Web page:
After traveling to fifteen countries, I never imagined that hitchhiking around Japan would become possibly the greatest and most inspiring vacations of my life. Having never hitched before, I really had no idea of what to expect in the seven days ahead. Most friends and family thought I was rather nuts, less a few of my closest mates, Jason, Dan and Regina. So with a day’s lead on Golden Week, the four of us piled in my car and hit the road.
With nothing more than a backpack, the four of us set off South from Shimane prefecture to Kyushu, where we would begin our hitchhiking adventure. Our only plan was to visit all its seven mainland prefectures and to meet up in the exact point of origin, seven days later. The only restriction: no funds could go to transportation. While I could write a book on the adventure (would you read it?), I’ll stick to the basics to help you prepare for yours.
Jason and I paired up and stood opposite Dan and Regina on a random intersection in Kitakyushu. We’d brought a white erase board and marker, so drivers could easily see our intentions. It wasn’t until now that I began to wonder how this week would pan out. “Wow, would if no one picks us up,” I thought anxiously. But within ten minutes, a young couple pulled over and off we went! The driver, arms heavy with jewelry, mentioned having to make only one quick stop, before taking us to Fukuoka City. The stop, as it turned out, was to do a cash money handoff. What a start!!! Afterwards, he bought us dinner and took us, as promised, directly into Fukuoka City.
After arriving, we found an affordable hotel, and explored the city’s nightlife, deciding that in each city, we try any locally famous food or drink. In Fukuoka, we tried Hakata Ramen, a delicious way to fill our stomachs. The next day, three different drivers took us all the way to Nagasaki, and Jason was only run over ONCE by a crazy driver. So far, par for the course, really. We took turns communicating in Japanese and English with the curious drivers. Each had their own special story, too. Each rather loving and caring for two complete strangers, from foreign lands.
We got advice on where to stay, what to eat and driven each time to the doorstep. One young couple on their first date circle around to introduce themselves and see where we intended on going. After smiling at each other, they told us to hop in. Though originally setting off for a 5km drive, they would on that day, end up taking us more than 200km one way, from Oita City to Miyazaki City.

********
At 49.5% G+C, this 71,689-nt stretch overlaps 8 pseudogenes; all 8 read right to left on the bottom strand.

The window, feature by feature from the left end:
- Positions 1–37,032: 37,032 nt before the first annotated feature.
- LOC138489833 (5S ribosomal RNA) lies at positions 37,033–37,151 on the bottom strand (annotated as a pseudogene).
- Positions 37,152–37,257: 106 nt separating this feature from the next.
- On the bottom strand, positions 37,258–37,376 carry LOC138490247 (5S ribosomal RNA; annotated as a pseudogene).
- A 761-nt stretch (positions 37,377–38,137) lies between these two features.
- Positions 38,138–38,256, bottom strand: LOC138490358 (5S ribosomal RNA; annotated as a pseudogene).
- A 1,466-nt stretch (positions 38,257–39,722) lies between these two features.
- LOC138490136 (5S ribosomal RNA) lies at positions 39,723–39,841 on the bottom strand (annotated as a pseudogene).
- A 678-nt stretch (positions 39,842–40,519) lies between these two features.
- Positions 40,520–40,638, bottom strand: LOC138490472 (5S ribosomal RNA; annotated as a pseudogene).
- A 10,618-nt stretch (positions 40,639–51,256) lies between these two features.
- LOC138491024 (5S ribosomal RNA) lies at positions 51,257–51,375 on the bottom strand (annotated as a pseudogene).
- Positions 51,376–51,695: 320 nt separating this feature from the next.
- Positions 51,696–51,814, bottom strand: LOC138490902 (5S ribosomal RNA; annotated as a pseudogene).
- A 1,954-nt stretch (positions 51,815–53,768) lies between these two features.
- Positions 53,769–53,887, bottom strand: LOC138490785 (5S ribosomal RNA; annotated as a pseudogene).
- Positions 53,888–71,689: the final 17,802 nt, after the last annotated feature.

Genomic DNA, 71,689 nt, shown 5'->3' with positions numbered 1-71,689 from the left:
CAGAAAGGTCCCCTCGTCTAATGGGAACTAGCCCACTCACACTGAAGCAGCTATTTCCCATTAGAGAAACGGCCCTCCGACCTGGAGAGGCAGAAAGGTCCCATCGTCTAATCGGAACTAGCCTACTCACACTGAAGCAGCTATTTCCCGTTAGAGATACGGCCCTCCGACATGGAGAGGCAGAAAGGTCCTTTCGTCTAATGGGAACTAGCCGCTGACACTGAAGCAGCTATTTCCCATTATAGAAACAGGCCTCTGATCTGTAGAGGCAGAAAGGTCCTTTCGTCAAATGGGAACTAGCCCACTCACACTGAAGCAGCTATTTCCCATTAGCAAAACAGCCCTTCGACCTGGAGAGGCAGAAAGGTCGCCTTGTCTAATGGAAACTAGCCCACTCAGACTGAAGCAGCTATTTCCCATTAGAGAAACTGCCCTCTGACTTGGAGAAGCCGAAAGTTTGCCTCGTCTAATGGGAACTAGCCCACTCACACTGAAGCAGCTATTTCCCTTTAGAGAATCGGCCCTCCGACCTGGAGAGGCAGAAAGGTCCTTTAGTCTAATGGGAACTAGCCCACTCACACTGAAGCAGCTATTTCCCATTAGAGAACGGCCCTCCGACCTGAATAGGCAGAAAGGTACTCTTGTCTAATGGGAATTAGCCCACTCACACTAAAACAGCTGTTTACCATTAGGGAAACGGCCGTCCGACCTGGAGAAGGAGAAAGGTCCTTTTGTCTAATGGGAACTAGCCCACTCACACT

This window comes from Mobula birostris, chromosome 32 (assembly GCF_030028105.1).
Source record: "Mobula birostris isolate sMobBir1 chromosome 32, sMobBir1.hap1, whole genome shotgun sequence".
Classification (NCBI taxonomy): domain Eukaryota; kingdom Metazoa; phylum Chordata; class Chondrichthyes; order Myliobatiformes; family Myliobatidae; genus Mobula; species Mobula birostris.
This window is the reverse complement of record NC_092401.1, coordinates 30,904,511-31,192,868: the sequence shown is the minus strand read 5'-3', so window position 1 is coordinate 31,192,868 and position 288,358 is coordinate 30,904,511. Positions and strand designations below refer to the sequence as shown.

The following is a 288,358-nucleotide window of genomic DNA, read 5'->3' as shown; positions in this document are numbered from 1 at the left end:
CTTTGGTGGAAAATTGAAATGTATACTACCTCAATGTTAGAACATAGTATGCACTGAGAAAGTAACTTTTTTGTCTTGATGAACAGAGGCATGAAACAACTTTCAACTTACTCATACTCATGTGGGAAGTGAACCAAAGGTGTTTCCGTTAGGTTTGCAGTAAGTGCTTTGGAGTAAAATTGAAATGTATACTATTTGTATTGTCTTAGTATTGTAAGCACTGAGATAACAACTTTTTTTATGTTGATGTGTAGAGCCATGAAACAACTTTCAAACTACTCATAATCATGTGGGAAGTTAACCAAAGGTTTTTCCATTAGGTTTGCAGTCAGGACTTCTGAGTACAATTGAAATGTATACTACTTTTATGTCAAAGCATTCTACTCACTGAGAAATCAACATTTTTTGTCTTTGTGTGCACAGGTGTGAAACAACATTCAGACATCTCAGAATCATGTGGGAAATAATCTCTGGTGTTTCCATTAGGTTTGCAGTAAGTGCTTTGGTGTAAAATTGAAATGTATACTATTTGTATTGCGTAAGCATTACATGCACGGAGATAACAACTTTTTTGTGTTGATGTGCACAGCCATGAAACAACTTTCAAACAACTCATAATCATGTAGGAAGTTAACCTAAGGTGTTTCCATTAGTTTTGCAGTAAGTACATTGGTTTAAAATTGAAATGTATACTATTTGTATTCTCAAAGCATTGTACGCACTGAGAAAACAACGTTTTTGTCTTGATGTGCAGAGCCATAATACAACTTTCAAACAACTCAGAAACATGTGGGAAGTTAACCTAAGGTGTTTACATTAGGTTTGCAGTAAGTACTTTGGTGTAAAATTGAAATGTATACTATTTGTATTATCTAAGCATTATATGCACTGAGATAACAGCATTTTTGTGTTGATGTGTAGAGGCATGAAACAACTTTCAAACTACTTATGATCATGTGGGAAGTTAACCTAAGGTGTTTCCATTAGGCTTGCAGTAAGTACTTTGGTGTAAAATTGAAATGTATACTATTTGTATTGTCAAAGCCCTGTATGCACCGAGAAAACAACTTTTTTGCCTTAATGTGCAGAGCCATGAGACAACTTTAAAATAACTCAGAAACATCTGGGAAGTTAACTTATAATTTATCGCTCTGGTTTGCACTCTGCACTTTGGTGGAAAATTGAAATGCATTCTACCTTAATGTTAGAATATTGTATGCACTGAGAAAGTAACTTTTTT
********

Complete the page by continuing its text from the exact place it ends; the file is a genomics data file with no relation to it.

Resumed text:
We bought them dinner, a local fried chicken dish, and said goodbye as they turned around. On the city outskirts, within two minutes, another car, this time a family of four, pulled over and made room for Jason and I.
The next night, a couple on their third date overheard us talking and chimed in, letting us know how impressed they were at our “drinking skills”. All too happily, we invited them to our table and spent the rest of our evening dining together. When we left to pay, our new friends had already settle the tab. The night carried on with them and was followed up by an offer to drive us to our next goal, Kumamoto. 8am on the dot and they were ready and waiting for us outside our hotel.
Looking back on that day, I remember a moment, as we left Kumamoto Castle, I simply stopped and thought “What I am doing here is special. This isn’t ordinary. Thank God, I’m so lucky to be here”.
We all still keep in touch, and quite astonishingly, that couple, Shin-san and Mitsuko-san, got married one year later. Love is truly all around Kyushu.
Living in any place, foreign or native can wear you down. And living in rural Japan is no different. It was on this trip that I remembered why my parents took me abroad in the first place, to make new friends and gain life experience. This was the overall theme of our adventure. Meeting real people, in new cities. They don’t know it, but each of them changed my life that week. We met Dan and Regina as planned, each pair certain their experience was the absolute best. An argument that will no doubt stand the test of time.
Hitchhiking in Japan is a sort of “choose your own ending” storybook. Depending on which corner you stand, which direction you face, and who is inclined to stop, the next step is completely unknown. What a rush I get looking back on this trip! What an ache in my stomach for wanting to do it all again. Good luck to anyone brave enough to give hitchhiking Japan a go! And please let me know if you do.
Thankfully, hitchhiking is legal in Japan, but there are some laws you should live by.
- Don’t hitchhike on or within 100m of a highway onramp. Way too dangerous and you’ll get fined.
- If a situation doesn’t feel right, avoid it. If anything escalates, call the Police.
- If someone runs over your foot, gracefully decline the ride.
- Bring enough yen. Even though we had no travel costs, each still spent over ￥10,000 /day.
- Keep an open mind and show you are thankful. Offer to buy your driver a meal rather than gas. (We tried this, but in fact, had most of our meals on the road paid for by our drivers.) Truly inspiring.